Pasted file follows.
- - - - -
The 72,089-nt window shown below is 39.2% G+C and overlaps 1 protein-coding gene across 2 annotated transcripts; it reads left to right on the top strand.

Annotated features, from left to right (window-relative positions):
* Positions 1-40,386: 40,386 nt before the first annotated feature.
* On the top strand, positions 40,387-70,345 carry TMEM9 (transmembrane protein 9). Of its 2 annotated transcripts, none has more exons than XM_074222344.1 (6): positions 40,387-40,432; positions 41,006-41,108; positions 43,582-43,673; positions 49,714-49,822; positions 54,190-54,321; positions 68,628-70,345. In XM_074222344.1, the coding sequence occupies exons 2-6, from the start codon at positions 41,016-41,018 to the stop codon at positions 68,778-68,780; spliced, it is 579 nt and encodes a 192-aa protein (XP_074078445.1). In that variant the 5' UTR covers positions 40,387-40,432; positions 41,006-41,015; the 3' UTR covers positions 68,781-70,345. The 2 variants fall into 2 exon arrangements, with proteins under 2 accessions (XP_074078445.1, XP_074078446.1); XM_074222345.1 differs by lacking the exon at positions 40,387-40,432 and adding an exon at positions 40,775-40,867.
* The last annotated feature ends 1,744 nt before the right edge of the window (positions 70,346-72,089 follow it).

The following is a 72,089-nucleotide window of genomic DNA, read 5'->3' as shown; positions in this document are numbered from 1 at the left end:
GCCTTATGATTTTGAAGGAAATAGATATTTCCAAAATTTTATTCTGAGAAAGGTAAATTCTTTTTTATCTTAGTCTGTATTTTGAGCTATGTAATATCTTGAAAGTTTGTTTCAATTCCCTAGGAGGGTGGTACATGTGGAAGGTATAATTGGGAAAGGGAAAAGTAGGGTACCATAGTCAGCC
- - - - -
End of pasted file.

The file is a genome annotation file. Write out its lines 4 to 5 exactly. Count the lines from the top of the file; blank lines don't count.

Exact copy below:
* On the top strand, positions 40,387-70,345 carry TMEM9 (transmembrane protein 9). Of its 2 annotated transcripts, none has more exons than XM_074222344.1 (6): positions 40,387-40,432; positions 41,006-41,108; positions 43,582-43,673; positions 49,714-49,822; positions 54,190-54,321; positions 68,628-70,345. In XM_074222344.1, the coding sequence occupies exons 2-6, from the start codon at positions 41,016-41,018 to the stop codon at positions 68,778-68,780; spliced, it is 579 nt and encodes a 192-aa protein (XP_074078445.1). In that variant the 5' UTR covers positions 40,387-40,432; positions 41,006-41,015; the 3' UTR covers positions 68,781-70,345. The 2 variants fall into 2 exon arrangements, with proteins under 2 accessions (XP_074078445.1, XP_074078446.1); XM_074222345.1 differs by lacking the exon at positions 40,387-40,432 and adding an exon at positions 40,775-40,867.
* The last annotated feature ends 1,744 nt before the right edge of the window (positions 70,346-72,089 follow it).